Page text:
The National Waste & Recycling Association (NWRA) unveiled its 2019 Federal Legislative and Regulatory Agenda in January, which stakes out the waste and recycling industry’s policy positions on three dozen federal issues. And in an effort to back those policies and continue to be the voice of the industry, NWRA is growing its government affairs team on the state and federal levels, most recently adding Jim Riley to its staff as vice president of federal affairs and deputy counsel, Teddy Greissing and Jonathan Taylor as government relations managers and Abby Blocker as vice president of state affairs.
Riley is helping NWRA expand its Washington, D.C., footprint by solidifying its relationships on Capitol Hill, within the regulatory agencies and among other Washington, D.C.-based entities. In addition, he is working to implement a number of strategies that will make the industry stronger and better recognized by lawmakers and other influential parties, according to Darrell Smith, president and CEO of NWRA.
“NWRA is a great organization,” said Riley in a statement. “There aren’t many industries like waste and recycling that impact everyone in America every day. I look forward to working with lawmakers and regulators to ensure that our industry can grow and thrive.”
Greissing and Taylor are assisting in the Washington, D.C., office while being trained to eventually help with chapter operations. And Blocker is working to identify trends impacting the waste and recycling industry across various states and steer policy in a favorable direction, as well as take over the Sunbelt Region's events and chapter meetings, grow new chapters and enhance her knowledge of the waste and recycling industry.
“I believe waste and recycling is an undervalued issue that more people should talk about,” says Blocker. “I’m excited to join NWRA’s prestigious team advocating for our members in the waste and recycling industry, and I look forward to helping advance NWRA’s legislative and educational efforts on the state level.”
Blocker’s first task in her new role will be to grow the Sunbelt Region chapters (Alabama, Arizona, Colorado, Florida, Georgia, New Mexico, North Carolina, Oklahoma, South Carolina and Texas), which are currently small in size, and lead upcoming events and meetings. In addition, she will help grow the Rocky Mountain Chapter, which was formed last year and is also currently small in size.
“It has been quite a challenge so far because we had to reschedule our first golf event in the Rocky Mountain area due to rain,” states Blocker. “The chapter is pretty barebones right now, but I would like to grow that chapter, along with others, over the next year or two.”
Over the next couple of months, she also plans on meeting with the regional directors of NWRA’s chapters to go over key issues and identify the main policies of interest. From there, she will create an overall report that includes information from all the chapters to present to NWRA’s board.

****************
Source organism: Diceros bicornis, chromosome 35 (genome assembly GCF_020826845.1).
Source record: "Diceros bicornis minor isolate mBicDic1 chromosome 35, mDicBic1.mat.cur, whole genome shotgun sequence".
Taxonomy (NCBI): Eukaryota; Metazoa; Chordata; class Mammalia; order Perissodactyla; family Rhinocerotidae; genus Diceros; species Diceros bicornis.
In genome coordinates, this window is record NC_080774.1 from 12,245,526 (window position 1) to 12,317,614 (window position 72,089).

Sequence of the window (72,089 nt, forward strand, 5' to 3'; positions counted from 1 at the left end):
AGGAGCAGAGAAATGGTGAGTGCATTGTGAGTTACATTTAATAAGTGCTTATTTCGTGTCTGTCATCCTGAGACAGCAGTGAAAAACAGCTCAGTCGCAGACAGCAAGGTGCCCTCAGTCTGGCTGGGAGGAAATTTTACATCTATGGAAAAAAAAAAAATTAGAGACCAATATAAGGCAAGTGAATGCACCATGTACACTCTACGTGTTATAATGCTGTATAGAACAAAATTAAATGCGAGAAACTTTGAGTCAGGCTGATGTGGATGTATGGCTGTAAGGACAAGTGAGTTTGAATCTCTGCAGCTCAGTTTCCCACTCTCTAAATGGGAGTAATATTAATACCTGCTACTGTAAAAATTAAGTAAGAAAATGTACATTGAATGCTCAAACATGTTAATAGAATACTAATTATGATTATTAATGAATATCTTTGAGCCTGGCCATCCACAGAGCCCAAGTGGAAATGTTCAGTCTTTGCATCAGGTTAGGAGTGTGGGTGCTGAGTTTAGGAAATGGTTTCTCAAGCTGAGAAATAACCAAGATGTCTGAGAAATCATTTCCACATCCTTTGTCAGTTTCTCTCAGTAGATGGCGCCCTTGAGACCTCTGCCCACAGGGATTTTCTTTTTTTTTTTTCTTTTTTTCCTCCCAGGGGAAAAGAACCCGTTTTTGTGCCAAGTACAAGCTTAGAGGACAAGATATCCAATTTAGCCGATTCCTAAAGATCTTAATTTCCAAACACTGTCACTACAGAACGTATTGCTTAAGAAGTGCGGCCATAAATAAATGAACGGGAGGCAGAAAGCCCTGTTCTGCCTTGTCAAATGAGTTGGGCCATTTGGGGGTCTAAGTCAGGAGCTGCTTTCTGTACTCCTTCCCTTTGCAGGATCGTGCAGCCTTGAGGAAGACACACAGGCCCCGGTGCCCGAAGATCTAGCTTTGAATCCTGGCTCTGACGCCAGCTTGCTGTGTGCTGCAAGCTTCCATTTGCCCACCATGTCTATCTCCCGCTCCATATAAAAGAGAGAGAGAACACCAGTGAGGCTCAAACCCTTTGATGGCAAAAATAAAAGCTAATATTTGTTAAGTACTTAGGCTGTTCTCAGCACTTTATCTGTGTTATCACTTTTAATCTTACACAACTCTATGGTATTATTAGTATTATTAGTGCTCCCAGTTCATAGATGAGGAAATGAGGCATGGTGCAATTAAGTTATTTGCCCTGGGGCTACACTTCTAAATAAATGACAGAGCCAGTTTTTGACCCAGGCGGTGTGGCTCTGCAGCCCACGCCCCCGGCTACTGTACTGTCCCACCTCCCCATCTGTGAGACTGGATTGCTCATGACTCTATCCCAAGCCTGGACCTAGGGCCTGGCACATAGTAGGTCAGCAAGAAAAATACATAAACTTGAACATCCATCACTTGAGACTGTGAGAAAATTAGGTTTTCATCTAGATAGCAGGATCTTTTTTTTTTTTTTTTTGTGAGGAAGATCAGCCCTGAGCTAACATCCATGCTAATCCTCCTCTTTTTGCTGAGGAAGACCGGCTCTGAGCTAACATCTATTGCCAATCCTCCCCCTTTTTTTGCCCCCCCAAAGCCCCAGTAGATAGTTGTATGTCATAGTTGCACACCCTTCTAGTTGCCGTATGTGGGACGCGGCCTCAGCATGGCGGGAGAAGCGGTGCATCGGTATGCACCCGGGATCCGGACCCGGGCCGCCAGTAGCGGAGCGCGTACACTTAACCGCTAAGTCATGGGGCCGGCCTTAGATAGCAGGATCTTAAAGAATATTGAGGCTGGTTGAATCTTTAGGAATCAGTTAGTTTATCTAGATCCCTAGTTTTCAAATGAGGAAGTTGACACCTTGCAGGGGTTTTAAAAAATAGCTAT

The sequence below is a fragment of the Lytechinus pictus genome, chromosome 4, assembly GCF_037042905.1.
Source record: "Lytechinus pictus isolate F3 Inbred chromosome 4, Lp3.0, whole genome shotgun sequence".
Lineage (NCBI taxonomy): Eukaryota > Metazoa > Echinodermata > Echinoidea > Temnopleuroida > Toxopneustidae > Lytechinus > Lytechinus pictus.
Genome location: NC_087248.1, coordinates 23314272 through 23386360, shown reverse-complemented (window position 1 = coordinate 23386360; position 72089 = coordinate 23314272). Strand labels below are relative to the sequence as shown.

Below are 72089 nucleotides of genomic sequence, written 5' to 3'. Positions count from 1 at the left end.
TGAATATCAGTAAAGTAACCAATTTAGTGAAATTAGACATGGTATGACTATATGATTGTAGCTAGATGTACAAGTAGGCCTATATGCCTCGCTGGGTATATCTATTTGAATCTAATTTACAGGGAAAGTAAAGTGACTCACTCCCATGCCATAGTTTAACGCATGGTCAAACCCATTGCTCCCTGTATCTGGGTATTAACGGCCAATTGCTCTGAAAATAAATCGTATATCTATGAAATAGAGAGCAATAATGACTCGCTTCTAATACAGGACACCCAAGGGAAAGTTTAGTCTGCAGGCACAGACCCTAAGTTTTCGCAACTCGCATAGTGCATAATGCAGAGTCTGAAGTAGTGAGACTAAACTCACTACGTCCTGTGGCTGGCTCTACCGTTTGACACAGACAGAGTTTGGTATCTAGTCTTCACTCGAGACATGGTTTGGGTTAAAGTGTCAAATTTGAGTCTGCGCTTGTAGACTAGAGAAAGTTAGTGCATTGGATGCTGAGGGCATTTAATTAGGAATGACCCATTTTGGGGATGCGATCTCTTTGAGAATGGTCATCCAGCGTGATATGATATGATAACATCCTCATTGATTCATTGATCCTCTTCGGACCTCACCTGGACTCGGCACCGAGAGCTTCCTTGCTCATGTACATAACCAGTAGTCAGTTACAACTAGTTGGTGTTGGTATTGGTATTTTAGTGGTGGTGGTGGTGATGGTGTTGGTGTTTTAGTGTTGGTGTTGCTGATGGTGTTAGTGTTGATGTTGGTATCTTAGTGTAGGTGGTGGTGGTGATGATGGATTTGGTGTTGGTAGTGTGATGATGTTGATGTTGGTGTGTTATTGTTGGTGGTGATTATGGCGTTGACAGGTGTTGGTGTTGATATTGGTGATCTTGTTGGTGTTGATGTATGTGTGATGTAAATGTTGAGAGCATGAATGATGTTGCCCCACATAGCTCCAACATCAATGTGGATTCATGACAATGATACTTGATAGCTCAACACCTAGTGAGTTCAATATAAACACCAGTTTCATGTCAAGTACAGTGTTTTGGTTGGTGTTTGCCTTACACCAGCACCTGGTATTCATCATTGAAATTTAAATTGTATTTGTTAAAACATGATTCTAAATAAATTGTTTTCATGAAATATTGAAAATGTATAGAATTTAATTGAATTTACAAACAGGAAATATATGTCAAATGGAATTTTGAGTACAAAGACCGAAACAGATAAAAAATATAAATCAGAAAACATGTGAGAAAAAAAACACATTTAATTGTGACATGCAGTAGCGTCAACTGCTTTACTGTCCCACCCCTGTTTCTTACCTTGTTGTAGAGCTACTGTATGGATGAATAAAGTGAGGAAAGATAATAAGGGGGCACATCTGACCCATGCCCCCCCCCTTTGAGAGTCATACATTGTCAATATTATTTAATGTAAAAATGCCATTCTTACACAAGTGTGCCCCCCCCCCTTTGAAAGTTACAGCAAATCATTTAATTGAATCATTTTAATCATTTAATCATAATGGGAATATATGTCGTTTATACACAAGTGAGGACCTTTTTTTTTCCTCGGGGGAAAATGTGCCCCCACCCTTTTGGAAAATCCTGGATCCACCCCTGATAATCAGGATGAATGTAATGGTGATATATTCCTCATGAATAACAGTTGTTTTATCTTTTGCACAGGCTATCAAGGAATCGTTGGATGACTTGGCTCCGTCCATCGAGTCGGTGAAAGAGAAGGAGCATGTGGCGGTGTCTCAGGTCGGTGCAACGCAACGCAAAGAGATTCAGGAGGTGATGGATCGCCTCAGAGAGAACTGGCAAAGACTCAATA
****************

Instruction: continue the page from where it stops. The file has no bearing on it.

“Our chapters comprise members, and those members can form what we call a Legislative Committee,” explains Blocker. “Each chapter has a Legislative Committee, so I plan to meet with them to find out what they want to focus on. While I will be the face of the Sunbelt Region chapters starting out, I want to be known as NWRA’s state affairs lead for all chapters in the future.”
According to Brandon Wright, vice president of communications and media relations for NWRA, the association has strong chapter operations and that’s where a lot of the policy efforts start.
While NWRA has a strong focus on safety advocacy, it’s also honing in on recycled materials, energy generation, food waste, interstate waste restrictions, privatization of waste and recycling services, import/export of waste and recycling materials, China’s recyclable materials import standards and ban, surface transportation infrastructure, water infrastructure, railways, autonomous vehicles, landfill methane emissions regulations, Waters of the United States rule/Clean Water Act, coal ash, tax extenders, tax corrections legislation, federal excise tax repeal, tort reform, Occupational Safety and Health Administration reporting requirements, regulatory accountability, improved federal permitting process, sue and settle, reasonable opportunity to comply, driver shortage and workforce development, apprenticeships, association health plans, immigration, U.S. Department of Labor overtime rules, U.S. Department of Labor persuader rules and National Labor Relations Board joint-employer ruling.
“Last year, NWRA’s Government Affairs Committee approved 36 policy positions on the most pressing federal issues impacting the waste and recycling industry. We have updated these positions for 2019 to reflect changes in congressional priorities as well as our successes from 2018,” said Smith in a statement. “We will continue our aggressive lobbying effort in support of these policies aimed at maintaining a strong and robust waste and recycling industry that benefits the American public.”
As we push further into 2019 and beyond, Riley and Blocker, along with other government affairs team members, will push NWRA’s advocacy efforts forward and continue to make adjustments and additions where needed.
NWRA will hold its 2019 Executive Leadership Public Policy Conference in September in Washington, D.C., where it will have conversations around industry issues and what can be done to address those issues.
Waste360 will continue to track NWRA’s actions and provide updates as advocacy efforts advance.